A team of engineers is harnessing the power of sound waves to create a cloaking device that can ‘hide’ objects from detection.
Most naturally occurring materials have a disordered structure that interferes with both sound and electromagnetic waves. This makes it near impossible to transmit data or energy intact across wave-scattering media – instead, it’s usually scattered and the signal clarity drops. Anyone who has tried to get mobile phone service underground feels this pain.
This fact has effects on several disciplines where it’s important to be able to send waves across highly disordered media, such as geolocation, biomedical imaging and geological surveying.
A team of researchers from Ecole Polytechnique Fédérale de Lausanne’s (EPFL) School of Engineering, in association with TU Wien in Vienna and the University of Crete, has developed a system that allows sound waves to travel across such media with no distortion.
Fighting waves with waves
The system uses tiny speakers as acoustic relays to offset the wave scattering. The speakers can be controlled to amplify, attenuate or shift the phase of the sound waves, which offsets the original sound waves by reproducing it exactly.
Their new method, thought to be the only one of its kind in acoustics, uses programable circuits to control several speakers simultaneously and in real time.
One particular challenge of this project was developing a new control mechanism that could amplify the sound waves.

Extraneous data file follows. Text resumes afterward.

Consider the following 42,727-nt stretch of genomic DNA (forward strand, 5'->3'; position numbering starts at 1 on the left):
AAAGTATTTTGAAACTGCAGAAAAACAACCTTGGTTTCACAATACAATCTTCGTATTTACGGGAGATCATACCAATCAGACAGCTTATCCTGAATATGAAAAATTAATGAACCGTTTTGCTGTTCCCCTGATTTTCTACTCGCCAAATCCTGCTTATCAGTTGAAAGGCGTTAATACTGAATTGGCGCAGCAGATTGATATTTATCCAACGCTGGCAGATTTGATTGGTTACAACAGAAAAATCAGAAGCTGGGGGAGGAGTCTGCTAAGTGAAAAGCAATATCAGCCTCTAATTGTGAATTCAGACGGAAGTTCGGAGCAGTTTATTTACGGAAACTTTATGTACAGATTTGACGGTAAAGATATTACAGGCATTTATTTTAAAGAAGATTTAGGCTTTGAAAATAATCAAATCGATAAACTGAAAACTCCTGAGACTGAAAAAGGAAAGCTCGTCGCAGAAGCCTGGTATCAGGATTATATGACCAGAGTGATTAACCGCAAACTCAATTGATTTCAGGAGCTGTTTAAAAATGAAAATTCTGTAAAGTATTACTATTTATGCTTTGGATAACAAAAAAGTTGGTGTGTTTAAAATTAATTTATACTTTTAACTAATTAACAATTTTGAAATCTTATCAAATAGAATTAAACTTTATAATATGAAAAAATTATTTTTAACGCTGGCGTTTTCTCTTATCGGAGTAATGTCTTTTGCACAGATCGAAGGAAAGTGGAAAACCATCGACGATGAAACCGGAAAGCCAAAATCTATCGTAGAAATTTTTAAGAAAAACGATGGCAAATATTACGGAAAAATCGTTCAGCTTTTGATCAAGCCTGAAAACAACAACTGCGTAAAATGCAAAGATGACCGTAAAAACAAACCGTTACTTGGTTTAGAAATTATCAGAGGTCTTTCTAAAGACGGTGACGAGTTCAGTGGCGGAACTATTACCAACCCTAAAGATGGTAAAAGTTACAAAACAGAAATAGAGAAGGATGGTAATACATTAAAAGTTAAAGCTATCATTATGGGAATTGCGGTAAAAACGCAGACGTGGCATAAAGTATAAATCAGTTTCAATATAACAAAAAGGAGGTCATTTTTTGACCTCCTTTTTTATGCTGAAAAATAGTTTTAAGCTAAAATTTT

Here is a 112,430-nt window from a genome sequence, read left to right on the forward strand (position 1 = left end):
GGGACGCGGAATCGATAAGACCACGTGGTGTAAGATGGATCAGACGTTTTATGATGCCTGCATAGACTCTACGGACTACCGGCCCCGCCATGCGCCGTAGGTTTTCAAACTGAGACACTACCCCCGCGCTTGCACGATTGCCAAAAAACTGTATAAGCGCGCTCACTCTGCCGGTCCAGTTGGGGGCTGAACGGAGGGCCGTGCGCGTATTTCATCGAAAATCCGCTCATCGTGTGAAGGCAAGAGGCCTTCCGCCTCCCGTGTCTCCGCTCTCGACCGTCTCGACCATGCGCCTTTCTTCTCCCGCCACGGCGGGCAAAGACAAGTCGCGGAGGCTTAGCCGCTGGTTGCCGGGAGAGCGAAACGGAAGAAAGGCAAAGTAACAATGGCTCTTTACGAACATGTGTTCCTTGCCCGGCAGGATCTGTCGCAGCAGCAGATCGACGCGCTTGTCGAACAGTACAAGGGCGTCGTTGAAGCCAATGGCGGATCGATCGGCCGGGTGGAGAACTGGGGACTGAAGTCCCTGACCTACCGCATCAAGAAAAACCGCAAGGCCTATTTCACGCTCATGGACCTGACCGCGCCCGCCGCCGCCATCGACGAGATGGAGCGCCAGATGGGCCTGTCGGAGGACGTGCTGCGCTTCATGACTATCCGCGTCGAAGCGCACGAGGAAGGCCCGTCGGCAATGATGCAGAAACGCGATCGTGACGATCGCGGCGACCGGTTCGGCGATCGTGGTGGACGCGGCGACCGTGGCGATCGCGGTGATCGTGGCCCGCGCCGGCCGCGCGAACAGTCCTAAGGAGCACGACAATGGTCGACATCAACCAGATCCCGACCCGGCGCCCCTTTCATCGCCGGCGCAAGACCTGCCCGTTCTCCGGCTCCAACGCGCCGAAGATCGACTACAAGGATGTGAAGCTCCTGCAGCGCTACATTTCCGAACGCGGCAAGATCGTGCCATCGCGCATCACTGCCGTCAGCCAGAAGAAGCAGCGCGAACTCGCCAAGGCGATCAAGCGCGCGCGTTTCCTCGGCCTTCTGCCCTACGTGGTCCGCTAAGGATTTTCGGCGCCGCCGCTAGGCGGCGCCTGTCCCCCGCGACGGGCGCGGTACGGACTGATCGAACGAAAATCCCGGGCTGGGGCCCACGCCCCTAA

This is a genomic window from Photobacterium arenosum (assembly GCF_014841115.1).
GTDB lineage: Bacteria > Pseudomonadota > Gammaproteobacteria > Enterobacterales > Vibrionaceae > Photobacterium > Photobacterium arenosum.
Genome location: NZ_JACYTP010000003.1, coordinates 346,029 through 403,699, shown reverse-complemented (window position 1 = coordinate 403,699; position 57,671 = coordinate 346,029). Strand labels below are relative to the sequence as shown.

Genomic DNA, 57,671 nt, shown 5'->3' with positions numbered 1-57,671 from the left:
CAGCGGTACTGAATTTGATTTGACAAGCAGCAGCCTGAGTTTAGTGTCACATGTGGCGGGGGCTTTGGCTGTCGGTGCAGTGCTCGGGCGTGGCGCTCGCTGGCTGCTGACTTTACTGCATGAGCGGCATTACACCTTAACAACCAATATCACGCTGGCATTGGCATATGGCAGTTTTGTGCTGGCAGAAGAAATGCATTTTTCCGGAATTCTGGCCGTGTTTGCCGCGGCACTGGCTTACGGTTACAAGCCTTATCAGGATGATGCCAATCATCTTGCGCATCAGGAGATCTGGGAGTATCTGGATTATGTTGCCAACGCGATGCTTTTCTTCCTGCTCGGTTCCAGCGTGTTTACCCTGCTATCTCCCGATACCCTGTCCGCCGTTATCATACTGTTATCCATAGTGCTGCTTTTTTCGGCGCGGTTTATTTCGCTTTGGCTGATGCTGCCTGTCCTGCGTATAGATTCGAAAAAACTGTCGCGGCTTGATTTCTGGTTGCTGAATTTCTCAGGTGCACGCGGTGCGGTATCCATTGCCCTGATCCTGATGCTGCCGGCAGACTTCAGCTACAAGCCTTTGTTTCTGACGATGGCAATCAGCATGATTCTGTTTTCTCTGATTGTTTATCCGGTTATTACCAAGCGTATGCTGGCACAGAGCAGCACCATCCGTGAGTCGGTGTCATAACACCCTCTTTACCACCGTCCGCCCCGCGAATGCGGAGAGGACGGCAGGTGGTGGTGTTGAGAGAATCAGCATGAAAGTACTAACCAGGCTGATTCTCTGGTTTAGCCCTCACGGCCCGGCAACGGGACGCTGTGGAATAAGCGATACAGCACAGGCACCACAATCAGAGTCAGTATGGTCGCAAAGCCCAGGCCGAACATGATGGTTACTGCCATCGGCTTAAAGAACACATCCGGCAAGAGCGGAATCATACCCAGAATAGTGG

“Until now, we only needed to attenuate sound waves,” said Etienne Rivet, a research engineer and co-author of the study, published in Nature Physics.
“But here we had to develop a new control mechanism so we could also amplify them, like how we can already amplify optical waves with lasers.”
Testing the method
To test the system, researchers built an air-filled tube and used several kinds of obstacles such as walls and porous materials to simulate a highly disordered medium. They then placed the small speakers between the obstacles and set up electronic controls to adjust their acoustic properties.
“We realised that our acoustic relays had to be able to change the waves’ amplitudes and phases at strategic locations to either magnify or attenuate them,” said Romain Fleury, head of EPFL’s Laboratory of Wave Engineering (LWE) and co-author of the study.
“We’ve been working on using controlled speakers as active sound absorbers for years, so it made sense to use them for this new application too,” added Harve Lissek, head of the acoustics research group at EPFL’s Signal Processing Laboratory 2 (LTS2) and a study co-author.
This method of active acoustic control is similar to what’s already used in noise-cancelling headphones. However, the researchers see the technology’s potential to ‘hide’ objects like submarines from being detected by sonar.
According to them, this research also has parallel applications in optics or radiofrequencies, and could be used to take images through opaque materials.